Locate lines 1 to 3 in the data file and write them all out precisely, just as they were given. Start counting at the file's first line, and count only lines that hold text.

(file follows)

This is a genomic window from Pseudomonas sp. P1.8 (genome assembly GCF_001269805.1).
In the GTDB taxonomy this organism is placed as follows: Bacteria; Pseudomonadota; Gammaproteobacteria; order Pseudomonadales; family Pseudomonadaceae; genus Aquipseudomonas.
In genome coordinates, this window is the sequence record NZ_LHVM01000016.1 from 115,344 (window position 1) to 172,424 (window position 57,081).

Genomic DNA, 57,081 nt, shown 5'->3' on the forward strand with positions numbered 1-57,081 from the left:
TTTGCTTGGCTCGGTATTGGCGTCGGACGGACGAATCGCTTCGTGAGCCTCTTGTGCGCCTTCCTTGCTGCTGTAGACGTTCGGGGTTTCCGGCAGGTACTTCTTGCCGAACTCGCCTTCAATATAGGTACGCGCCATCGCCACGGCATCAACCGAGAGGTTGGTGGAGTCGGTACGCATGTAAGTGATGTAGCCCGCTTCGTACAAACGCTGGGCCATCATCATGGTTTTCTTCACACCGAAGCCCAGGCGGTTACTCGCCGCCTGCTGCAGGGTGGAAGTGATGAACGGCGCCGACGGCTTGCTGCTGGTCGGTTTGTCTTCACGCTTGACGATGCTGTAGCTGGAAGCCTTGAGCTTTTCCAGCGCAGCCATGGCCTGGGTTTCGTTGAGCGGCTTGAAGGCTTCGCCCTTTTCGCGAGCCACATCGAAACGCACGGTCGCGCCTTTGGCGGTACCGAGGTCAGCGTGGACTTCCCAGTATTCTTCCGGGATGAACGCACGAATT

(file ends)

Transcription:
This is a genomic window from Pseudomonas sp. P1.8 (genome assembly GCF_001269805.1).
In the GTDB taxonomy this organism is placed as follows: Bacteria; Pseudomonadota; Gammaproteobacteria; order Pseudomonadales; family Pseudomonadaceae; genus Aquipseudomonas.
In genome coordinates, this window is the sequence record NZ_LHVM01000016.1 from 115,344 (window position 1) to 172,424 (window position 57,081).